“I feel politically homeless at the moment (a prominent public supporter of New Labour during the 1990s, Hucknall has been severely critical of Jeremy Corbyn) so it’s a welcome thing for me to just escape from it and enjoy some music.”
Was he tempted to slip in something Brexit-related, in the same manner of Wonderland (the poignant critique of Thatcherism that closed the Stars album)? “Not at all. I’ve done all that before. This is a bit of escapism – it’s a good-time blue-eyed soul album.”
Working class hero
Mick’s earned the right to kick back. At a time when music biopics have never been so popular, his story has a Hollywood flavour to it. Abandoned by his mother, aged three, brought up by his dad, the working class lad falls in love with soul music as a teenager, but goes to that infamous Sex Pistols Manchester concert and forms his own scratchy punk band, The Frantic Elevators.
Aged 17, he writes Holding Back The Years, a personal cri de coeur which takes five years to be released by the Elevators, then another four to become a transatlantic hit for his next venture, Simply Red.
“It was the first thing I wrote that felt real, you know?” he remembers. “I didn’t know at the time it was going to be important, it was just very sincere. It was about me, being on that cusp of leaving home and yet being slightly fearful of going away – ’cos at 17 you’re still effectively a child in many ways.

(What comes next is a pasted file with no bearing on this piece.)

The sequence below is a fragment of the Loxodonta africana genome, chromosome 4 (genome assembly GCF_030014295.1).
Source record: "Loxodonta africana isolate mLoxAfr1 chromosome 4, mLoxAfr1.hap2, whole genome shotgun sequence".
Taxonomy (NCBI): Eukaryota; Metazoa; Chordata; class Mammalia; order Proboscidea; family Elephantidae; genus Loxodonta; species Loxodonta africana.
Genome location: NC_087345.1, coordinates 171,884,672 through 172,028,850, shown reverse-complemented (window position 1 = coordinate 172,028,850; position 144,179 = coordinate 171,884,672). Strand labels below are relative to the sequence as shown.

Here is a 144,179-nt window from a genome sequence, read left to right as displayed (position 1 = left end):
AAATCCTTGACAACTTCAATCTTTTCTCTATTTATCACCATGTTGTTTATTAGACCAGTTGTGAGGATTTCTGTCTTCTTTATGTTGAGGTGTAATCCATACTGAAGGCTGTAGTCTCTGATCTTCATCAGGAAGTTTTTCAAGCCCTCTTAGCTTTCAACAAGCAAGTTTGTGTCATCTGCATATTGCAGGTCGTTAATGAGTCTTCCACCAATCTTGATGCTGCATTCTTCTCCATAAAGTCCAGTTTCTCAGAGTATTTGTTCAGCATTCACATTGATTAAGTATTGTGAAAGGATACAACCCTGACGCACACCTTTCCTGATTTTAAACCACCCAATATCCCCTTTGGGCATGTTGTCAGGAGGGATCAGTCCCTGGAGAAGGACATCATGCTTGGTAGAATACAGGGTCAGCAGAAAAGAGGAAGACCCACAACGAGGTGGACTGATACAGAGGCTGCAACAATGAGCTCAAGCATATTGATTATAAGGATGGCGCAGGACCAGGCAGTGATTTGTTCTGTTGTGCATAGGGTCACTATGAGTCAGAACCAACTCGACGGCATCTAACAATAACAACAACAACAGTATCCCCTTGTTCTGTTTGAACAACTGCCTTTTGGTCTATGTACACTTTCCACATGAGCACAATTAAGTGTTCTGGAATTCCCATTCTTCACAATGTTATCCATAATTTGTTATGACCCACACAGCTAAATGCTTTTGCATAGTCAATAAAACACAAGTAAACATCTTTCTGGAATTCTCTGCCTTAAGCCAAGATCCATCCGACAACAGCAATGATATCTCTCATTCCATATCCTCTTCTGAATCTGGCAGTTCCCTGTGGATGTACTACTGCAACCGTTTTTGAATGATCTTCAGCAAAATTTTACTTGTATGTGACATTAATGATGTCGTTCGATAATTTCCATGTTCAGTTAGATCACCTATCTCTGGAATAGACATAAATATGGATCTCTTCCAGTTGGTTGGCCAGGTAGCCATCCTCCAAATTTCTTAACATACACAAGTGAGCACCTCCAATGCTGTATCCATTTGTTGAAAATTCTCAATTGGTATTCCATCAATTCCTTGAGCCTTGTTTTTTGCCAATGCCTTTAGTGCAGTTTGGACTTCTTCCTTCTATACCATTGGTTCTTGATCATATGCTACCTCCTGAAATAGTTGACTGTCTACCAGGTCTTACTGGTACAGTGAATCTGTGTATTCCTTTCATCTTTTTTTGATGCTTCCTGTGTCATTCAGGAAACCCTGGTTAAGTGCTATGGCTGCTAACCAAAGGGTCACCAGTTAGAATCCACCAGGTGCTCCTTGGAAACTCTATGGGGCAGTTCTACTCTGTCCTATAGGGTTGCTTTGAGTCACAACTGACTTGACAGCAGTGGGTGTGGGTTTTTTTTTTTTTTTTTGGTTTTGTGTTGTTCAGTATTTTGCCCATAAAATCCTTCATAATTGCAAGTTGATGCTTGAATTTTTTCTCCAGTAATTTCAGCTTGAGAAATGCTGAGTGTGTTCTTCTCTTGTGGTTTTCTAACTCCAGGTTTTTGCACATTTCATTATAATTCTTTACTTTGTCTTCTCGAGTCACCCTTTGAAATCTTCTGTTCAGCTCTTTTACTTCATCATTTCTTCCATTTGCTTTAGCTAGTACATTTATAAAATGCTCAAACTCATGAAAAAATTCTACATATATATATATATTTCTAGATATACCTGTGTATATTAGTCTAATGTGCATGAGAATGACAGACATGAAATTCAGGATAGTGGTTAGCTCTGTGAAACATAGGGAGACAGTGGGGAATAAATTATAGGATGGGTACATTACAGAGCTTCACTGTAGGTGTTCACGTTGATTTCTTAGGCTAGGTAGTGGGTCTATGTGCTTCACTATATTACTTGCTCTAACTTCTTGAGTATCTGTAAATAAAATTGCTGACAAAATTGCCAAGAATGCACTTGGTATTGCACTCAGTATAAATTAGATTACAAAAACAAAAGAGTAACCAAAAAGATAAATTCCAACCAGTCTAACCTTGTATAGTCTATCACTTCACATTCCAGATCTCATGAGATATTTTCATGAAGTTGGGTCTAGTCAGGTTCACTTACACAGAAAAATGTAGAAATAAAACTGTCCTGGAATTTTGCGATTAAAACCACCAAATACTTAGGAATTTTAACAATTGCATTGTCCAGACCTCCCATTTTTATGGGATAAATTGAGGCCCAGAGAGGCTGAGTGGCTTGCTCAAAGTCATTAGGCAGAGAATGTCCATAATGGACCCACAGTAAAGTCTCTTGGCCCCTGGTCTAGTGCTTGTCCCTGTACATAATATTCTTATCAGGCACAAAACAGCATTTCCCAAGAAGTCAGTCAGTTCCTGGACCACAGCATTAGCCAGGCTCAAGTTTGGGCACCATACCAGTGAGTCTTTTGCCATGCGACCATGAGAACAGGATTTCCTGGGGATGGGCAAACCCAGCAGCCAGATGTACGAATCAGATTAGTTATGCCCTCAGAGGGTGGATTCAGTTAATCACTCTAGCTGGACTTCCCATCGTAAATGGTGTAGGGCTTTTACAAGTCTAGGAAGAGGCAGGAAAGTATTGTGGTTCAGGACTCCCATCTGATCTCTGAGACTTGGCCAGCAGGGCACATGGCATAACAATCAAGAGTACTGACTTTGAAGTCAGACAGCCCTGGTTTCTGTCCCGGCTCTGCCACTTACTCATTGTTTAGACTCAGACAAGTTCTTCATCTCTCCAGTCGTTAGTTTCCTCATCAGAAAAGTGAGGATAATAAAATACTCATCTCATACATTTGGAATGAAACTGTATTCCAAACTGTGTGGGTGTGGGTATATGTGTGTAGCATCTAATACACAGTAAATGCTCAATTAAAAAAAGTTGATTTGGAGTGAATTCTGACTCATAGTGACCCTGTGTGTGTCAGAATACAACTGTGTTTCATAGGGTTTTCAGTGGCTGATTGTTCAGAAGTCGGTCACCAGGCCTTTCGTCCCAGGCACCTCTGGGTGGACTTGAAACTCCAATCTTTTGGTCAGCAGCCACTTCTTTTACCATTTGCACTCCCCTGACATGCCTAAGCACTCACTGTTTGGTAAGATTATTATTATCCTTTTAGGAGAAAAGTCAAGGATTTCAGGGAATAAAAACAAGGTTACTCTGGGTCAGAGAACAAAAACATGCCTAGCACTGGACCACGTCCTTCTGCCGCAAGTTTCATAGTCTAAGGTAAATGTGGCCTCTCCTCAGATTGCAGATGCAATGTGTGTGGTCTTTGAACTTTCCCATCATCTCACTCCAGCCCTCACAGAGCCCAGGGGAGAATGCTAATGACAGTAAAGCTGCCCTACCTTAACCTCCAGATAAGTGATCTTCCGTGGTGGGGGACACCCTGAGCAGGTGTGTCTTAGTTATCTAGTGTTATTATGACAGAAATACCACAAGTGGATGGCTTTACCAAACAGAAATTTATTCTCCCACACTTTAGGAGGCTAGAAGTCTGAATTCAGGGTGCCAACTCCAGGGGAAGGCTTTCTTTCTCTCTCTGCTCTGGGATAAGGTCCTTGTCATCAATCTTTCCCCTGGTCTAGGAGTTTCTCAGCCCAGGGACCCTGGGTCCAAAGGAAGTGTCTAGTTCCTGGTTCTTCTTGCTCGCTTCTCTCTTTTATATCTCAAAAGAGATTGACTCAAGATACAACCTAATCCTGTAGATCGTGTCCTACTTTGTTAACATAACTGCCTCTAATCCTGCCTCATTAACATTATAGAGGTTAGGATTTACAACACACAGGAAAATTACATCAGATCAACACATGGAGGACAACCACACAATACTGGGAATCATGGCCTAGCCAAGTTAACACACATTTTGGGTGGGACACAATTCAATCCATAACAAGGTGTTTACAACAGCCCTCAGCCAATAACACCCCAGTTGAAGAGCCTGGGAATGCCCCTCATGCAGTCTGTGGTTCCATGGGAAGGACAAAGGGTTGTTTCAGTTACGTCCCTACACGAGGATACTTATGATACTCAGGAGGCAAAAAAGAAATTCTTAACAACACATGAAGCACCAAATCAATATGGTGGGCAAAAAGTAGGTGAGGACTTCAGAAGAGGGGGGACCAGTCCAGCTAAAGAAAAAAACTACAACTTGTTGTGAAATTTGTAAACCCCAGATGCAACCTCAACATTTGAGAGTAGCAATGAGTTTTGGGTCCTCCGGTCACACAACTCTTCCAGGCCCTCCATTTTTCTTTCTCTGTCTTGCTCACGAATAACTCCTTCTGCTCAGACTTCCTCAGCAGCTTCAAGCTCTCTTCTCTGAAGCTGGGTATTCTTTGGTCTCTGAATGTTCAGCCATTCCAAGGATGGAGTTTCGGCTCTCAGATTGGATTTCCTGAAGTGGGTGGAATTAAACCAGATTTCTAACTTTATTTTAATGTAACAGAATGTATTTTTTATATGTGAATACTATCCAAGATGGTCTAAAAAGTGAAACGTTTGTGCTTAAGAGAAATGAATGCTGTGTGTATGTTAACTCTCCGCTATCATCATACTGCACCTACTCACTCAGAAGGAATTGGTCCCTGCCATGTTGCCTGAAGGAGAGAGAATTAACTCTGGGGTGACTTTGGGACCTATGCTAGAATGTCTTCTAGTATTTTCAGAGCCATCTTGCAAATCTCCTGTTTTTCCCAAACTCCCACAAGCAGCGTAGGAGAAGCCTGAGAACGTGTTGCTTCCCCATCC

“But it really set me off. It was there in the background with all these other songs that I was writing. I’ve known Neil [Smith, the Elevators guitarist who got a co-credit on the song] since I was three years old.
“We used to hang out every Friday night before going down the pub. We’d get together in my bedroom – he’d show me a song that he’d written and I’d show him one of mine. We’d work on them and then go down the pub. Then we would spend the rest of the evening talking about Beatles songs, analysing every chord and endlessly talking about music.”
Fame, initially, was problematic for him. “I have to confess I don’t think I handled it well. I’m better at it now, but I wasn’t then. I’ve always been musically ambitious and stardom and all that business is something that is part of that, but I didn’t know really how to deal with it.
“I’m a working class boy from East Manchester, had been on the dole for four years and all of a sudden I’m standing on a stage with some of the biggest artists in the world and it was all a bit of a shock, to put it mildly.”
Nevertheless, fame did open doors. For Simply Red’s second album, 1987’s Men And Women, Hucknall wrote a couple of songs with Lamont Dozier; a dream come true for the young Motown devotee. “That was just fantastic. I love Lamont. He’s very different to me in how he approaches writing in that he’s very workmanlike.